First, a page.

8) Toyota Prius GT300

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We don’t need to ram home the inherent conflict here, but we’re going to anyway. A car recognized the world over as a beige, planet-friendly econobox... fitted with a monster 500hp 5.4-liter V8 up front.

A racing Prius, folks. True, only the A and B pillars remained (along with a bit of the floor and some of front bulkhead), so it was essentially not-a-Prius. Except it was, because it was called Prius, and along with the massive V8 had a battery pack in the rear. So, still a hybrid. And still unbelievable.

9) Brawn BGP001

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Of course it was unlikely. Famously built from the ashes of Honda’s 2008 withdrawal from Formula 1, former Ferrari and Benetton supremo Ross Brawn bought the team—one that could trace its lineage back decades—outright, and decided to do it all himself.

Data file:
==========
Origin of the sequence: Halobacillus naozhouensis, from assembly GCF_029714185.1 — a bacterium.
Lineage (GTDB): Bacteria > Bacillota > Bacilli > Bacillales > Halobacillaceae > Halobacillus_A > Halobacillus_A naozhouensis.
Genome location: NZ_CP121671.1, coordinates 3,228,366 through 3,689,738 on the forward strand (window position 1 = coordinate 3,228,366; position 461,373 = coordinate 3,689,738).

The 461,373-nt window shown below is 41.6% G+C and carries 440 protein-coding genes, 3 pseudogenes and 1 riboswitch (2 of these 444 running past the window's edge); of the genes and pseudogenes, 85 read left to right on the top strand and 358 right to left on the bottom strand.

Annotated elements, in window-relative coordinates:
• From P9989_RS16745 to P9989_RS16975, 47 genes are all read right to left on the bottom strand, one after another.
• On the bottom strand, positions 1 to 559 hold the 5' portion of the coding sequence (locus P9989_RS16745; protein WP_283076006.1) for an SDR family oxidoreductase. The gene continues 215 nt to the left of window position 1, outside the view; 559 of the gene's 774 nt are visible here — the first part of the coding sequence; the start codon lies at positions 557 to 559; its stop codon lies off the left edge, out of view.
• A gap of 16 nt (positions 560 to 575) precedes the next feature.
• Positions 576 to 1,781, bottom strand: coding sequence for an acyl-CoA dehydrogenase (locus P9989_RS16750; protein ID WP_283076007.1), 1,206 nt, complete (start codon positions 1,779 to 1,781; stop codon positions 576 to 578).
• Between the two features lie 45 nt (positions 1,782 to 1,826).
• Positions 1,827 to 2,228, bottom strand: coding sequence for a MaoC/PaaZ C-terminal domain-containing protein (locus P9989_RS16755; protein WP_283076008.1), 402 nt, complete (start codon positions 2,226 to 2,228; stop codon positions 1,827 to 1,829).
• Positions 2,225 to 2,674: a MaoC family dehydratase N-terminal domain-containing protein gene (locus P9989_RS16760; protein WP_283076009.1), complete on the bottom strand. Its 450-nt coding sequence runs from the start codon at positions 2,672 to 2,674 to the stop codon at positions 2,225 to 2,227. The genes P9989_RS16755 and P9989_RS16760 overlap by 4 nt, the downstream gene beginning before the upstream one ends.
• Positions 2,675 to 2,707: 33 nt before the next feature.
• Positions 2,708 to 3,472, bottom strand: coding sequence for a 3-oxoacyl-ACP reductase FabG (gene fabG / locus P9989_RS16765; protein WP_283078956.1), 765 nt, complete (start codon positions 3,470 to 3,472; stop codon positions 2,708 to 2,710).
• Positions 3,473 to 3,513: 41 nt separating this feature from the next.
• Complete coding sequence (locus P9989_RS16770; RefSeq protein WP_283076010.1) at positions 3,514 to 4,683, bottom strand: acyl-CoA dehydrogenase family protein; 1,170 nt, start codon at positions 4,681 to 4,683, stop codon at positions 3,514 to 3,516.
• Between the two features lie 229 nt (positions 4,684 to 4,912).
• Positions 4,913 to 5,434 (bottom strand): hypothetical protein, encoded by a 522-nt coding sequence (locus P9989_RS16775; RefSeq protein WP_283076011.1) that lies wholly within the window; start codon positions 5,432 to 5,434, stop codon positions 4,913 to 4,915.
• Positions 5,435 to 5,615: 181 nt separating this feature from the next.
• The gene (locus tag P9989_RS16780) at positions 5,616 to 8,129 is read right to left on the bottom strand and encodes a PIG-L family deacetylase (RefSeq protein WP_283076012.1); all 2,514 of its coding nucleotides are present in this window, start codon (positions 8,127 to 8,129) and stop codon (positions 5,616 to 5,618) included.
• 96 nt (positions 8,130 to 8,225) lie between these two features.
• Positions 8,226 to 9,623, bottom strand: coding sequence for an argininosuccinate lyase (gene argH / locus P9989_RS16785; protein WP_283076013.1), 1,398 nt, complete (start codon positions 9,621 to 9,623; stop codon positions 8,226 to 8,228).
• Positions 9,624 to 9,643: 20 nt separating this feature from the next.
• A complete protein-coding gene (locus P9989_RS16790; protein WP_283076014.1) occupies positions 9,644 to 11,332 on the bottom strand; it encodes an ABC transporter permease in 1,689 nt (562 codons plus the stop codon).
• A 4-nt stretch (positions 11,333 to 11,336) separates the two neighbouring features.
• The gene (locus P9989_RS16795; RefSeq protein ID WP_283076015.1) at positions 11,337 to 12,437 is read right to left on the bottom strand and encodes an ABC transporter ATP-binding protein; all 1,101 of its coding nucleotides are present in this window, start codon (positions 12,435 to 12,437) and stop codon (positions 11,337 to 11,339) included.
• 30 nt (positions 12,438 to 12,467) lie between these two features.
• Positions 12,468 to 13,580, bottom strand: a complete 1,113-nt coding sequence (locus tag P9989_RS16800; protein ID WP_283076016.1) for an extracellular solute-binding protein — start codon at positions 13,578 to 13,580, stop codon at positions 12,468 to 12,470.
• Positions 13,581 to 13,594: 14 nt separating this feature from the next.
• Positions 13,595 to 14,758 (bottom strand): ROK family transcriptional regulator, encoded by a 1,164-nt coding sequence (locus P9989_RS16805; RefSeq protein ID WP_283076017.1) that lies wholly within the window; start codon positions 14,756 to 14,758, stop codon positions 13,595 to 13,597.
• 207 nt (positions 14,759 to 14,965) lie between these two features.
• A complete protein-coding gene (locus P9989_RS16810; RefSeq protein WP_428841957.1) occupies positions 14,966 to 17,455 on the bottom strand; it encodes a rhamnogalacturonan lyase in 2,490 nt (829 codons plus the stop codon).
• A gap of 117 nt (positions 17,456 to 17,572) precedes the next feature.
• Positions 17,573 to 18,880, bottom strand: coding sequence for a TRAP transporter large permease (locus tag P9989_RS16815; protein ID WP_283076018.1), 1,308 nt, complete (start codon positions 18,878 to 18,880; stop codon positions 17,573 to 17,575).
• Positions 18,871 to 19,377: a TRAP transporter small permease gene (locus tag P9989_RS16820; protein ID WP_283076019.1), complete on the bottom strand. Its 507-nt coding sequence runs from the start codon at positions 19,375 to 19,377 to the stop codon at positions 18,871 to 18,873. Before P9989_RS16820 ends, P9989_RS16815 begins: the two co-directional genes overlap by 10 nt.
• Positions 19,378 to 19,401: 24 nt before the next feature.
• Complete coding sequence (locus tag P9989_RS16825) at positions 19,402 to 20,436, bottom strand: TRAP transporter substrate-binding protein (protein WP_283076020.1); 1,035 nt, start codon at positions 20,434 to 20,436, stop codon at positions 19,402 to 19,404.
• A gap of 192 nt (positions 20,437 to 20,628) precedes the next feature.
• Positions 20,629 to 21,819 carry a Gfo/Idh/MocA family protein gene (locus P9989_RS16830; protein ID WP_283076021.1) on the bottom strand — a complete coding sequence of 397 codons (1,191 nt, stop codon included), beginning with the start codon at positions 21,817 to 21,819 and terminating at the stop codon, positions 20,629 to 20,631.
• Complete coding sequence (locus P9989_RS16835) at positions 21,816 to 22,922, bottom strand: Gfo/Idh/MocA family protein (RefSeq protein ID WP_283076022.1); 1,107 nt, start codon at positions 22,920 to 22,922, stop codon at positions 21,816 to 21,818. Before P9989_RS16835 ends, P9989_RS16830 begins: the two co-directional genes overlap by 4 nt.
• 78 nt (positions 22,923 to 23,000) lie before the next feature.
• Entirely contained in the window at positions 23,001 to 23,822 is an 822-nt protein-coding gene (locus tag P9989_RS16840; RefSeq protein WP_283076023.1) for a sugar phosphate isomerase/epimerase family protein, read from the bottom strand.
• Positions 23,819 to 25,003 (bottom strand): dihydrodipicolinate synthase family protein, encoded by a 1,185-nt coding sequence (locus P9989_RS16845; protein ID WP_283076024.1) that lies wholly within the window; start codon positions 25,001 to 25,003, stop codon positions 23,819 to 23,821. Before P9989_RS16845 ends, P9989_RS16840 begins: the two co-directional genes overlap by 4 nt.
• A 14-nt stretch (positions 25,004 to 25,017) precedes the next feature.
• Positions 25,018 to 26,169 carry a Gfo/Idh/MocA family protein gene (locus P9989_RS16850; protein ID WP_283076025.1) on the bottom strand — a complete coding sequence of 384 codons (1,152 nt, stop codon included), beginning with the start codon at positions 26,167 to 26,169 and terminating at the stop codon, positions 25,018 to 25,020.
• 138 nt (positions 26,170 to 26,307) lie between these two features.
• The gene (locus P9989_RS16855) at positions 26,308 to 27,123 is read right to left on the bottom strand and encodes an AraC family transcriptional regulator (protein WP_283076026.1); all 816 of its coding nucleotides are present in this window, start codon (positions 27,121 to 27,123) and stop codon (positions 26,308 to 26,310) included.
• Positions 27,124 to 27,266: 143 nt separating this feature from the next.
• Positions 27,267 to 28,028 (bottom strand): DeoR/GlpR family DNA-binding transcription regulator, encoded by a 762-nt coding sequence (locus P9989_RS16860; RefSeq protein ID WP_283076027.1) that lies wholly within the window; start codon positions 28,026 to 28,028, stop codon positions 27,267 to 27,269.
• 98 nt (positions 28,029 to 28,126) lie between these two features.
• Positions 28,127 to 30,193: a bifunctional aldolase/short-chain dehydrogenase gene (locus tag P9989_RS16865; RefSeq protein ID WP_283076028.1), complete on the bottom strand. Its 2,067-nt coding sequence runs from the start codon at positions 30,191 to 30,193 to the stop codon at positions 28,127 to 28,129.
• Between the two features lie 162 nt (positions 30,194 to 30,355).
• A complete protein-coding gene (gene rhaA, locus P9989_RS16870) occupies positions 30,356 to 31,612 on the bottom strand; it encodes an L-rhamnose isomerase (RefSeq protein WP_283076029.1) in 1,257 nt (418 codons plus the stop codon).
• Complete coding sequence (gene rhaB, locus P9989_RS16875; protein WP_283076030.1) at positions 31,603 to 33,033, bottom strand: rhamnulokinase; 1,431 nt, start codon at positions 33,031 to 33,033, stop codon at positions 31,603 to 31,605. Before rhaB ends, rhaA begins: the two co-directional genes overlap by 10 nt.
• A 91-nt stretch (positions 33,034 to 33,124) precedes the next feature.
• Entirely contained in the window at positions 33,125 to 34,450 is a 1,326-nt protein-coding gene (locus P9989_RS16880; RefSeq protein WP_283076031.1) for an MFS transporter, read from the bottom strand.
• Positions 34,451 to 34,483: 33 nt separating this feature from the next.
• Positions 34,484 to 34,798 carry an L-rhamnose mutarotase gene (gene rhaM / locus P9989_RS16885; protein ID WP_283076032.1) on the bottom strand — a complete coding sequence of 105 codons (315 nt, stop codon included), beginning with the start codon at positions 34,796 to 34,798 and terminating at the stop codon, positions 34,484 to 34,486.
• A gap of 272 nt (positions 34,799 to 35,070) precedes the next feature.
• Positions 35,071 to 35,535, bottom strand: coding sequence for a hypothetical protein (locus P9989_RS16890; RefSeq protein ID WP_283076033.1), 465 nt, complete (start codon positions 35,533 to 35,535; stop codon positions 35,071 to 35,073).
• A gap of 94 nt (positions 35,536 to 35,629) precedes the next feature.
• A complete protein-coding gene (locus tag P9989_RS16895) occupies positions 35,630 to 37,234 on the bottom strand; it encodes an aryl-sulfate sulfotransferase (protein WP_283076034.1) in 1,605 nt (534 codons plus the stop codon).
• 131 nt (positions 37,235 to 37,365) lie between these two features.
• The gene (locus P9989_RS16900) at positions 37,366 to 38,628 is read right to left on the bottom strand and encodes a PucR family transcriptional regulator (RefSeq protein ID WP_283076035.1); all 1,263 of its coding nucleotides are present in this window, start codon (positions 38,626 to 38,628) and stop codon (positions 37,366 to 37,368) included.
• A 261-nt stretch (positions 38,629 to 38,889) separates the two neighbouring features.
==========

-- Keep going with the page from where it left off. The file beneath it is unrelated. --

The team slotted in Mercedes engines (that required the Honda chassis to be hacked about) and critically added a trick double diffuser at the back. They slotted Jenson Button and Rubens Barrichello in the middle, and set about finishing at the front. Which, unbelievably, they did. Eight times out of 17 in 2009, six of those victories coming by way of Jenson Button, enough to secure him his sole F1 world championship victory.

Some story, that.

NOTE: This article first appeared on TopGear.com. Minor edits have been made.